Image credit: Amazon Studios

In college, my professor introduced our first-year advanced chemistry class to the idea that water might once have been on Mars. And, if water, might there also have been primitive cellular life on Mars, too? 

This simple progression, set out in that lecture hall in 1997, brought me to a realization that I have never forgotten: that this is what it means to have not just a question, but a quest. When it comes to life on Mars, the question and quest have been around for some time, even if primarily in Victorian-era science fiction. But in recent decades the goal has been closer than ever. Indeed, my Stanford professor was apparently among those few chemists queued up to analyze the content of Mars rocks for traces of water, the fertility-endowing substance that is crucial for creating life as we know it. 

How, though, to get to Mars to gather rocks to find the chemical rivulets and records that could confirm this hypothesis? This challenge was pursued primarily by both NASA and Russian space missions during the Cold War. Then, in the 1990s and early 2000s with renewed vigor, multiple NASA missions attempted to land on and map parts of the planet.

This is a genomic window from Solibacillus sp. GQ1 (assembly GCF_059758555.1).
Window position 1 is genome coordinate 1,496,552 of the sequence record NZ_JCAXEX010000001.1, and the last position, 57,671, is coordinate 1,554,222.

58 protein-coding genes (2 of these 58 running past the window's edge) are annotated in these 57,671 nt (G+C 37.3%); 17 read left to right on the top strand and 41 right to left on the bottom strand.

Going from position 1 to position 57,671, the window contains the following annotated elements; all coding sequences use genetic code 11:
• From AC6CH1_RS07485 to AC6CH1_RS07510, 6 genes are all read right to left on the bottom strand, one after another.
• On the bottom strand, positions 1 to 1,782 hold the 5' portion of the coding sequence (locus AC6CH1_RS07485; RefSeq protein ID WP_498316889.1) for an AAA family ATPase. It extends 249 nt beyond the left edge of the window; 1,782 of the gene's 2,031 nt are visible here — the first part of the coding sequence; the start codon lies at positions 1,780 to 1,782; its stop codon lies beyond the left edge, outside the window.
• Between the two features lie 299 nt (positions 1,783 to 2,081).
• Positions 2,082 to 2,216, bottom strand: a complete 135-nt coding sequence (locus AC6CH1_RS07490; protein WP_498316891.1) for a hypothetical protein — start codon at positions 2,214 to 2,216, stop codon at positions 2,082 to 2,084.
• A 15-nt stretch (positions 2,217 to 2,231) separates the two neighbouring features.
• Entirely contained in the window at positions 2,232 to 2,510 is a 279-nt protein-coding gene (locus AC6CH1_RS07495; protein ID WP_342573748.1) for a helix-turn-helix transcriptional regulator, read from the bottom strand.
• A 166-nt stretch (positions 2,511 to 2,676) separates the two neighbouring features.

This is where Good Night Oppy begins. The new documentary, released for streaming by Amazon Studios in time to qualify for an Academy Award nomination, invites viewers into the story of the twenty-first century quest to get to Mars, to find rocks, to analyze the possibilities of what might once have swirled—and lived—on the now-hyper acidic, arid planet. But the film is much more than a tale of engineering prowess and scientific exploration: it raises questions that will stay with you long after the closing credits roll.